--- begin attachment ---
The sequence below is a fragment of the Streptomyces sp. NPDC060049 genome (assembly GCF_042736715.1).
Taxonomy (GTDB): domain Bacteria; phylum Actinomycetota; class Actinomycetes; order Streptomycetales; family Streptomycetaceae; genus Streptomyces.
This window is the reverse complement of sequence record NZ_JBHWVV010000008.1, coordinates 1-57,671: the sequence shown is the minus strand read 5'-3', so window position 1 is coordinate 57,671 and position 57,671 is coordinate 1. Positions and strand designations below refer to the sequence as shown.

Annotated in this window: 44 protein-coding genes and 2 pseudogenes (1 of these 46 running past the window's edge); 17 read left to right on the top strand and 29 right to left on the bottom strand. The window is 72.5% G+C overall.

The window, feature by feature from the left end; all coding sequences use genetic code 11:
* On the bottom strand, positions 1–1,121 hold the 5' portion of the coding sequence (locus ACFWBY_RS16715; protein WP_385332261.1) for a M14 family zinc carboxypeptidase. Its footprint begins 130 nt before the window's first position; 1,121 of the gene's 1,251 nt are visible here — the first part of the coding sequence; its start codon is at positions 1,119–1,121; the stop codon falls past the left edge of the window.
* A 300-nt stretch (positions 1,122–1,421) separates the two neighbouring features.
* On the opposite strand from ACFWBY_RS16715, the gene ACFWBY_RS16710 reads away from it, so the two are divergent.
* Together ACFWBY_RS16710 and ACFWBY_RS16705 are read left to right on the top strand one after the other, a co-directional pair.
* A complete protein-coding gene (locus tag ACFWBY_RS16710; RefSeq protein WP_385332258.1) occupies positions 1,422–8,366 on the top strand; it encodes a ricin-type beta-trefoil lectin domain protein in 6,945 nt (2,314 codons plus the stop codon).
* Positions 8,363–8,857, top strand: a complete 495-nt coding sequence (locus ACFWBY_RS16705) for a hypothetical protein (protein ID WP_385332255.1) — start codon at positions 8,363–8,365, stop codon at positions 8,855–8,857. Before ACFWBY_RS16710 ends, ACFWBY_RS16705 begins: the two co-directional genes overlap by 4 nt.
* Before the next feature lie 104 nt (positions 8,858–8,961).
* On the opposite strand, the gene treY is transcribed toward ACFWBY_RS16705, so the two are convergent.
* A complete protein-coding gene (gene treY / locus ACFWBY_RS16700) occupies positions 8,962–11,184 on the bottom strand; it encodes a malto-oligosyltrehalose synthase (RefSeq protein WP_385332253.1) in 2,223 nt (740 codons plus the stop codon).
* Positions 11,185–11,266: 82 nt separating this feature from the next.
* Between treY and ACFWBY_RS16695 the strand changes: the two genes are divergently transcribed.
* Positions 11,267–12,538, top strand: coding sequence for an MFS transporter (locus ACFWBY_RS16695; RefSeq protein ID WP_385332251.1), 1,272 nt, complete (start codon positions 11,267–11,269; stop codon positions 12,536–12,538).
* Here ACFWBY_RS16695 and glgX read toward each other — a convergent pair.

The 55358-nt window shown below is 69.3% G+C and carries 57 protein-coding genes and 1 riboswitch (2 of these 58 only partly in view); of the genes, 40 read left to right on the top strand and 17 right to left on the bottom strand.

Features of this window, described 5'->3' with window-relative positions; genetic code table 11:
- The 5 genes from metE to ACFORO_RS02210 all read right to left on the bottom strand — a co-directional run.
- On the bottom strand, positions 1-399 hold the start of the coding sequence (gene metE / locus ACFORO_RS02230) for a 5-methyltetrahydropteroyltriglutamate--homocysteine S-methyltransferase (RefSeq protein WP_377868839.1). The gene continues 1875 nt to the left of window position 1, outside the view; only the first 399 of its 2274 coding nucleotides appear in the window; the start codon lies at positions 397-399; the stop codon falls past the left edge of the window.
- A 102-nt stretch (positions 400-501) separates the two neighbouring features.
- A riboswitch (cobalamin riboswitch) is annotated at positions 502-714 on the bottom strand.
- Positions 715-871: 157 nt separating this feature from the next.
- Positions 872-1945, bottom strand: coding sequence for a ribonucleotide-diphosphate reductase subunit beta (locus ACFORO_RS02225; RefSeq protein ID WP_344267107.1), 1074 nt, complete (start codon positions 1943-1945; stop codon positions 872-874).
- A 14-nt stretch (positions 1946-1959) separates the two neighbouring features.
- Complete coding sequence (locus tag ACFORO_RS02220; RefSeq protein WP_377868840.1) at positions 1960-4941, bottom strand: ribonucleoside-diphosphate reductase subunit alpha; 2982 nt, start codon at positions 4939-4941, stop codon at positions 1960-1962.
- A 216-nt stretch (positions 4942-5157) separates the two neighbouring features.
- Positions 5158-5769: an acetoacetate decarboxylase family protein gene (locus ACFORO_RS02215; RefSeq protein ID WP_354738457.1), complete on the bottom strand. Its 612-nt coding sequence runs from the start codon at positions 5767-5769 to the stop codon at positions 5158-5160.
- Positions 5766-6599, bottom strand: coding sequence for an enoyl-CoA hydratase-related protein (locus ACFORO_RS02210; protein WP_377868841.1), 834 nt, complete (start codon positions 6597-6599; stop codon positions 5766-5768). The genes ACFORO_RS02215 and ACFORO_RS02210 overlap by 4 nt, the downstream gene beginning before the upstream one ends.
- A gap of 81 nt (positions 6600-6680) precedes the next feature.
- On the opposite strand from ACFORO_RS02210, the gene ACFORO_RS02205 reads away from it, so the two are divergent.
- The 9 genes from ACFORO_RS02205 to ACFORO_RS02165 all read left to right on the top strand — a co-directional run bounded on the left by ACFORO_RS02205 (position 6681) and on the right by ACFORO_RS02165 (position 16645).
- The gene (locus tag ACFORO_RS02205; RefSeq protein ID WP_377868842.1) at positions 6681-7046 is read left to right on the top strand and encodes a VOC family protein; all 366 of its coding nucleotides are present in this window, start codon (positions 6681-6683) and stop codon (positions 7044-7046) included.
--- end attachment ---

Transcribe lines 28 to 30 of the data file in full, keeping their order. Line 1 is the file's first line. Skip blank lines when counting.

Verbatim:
- Complete coding sequence (locus tag ACFORO_RS02220; RefSeq protein WP_377868840.1) at positions 1960-4941, bottom strand: ribonucleoside-diphosphate reductase subunit alpha; 2982 nt, start codon at positions 4939-4941, stop codon at positions 1960-1962.
- A 216-nt stretch (positions 4942-5157) separates the two neighbouring features.
- Positions 5158-5769: an acetoacetate decarboxylase family protein gene (locus ACFORO_RS02215; RefSeq protein ID WP_354738457.1), complete on the bottom strand. Its 612-nt coding sequence runs from the start codon at positions 5767-5769 to the stop codon at positions 5158-5160.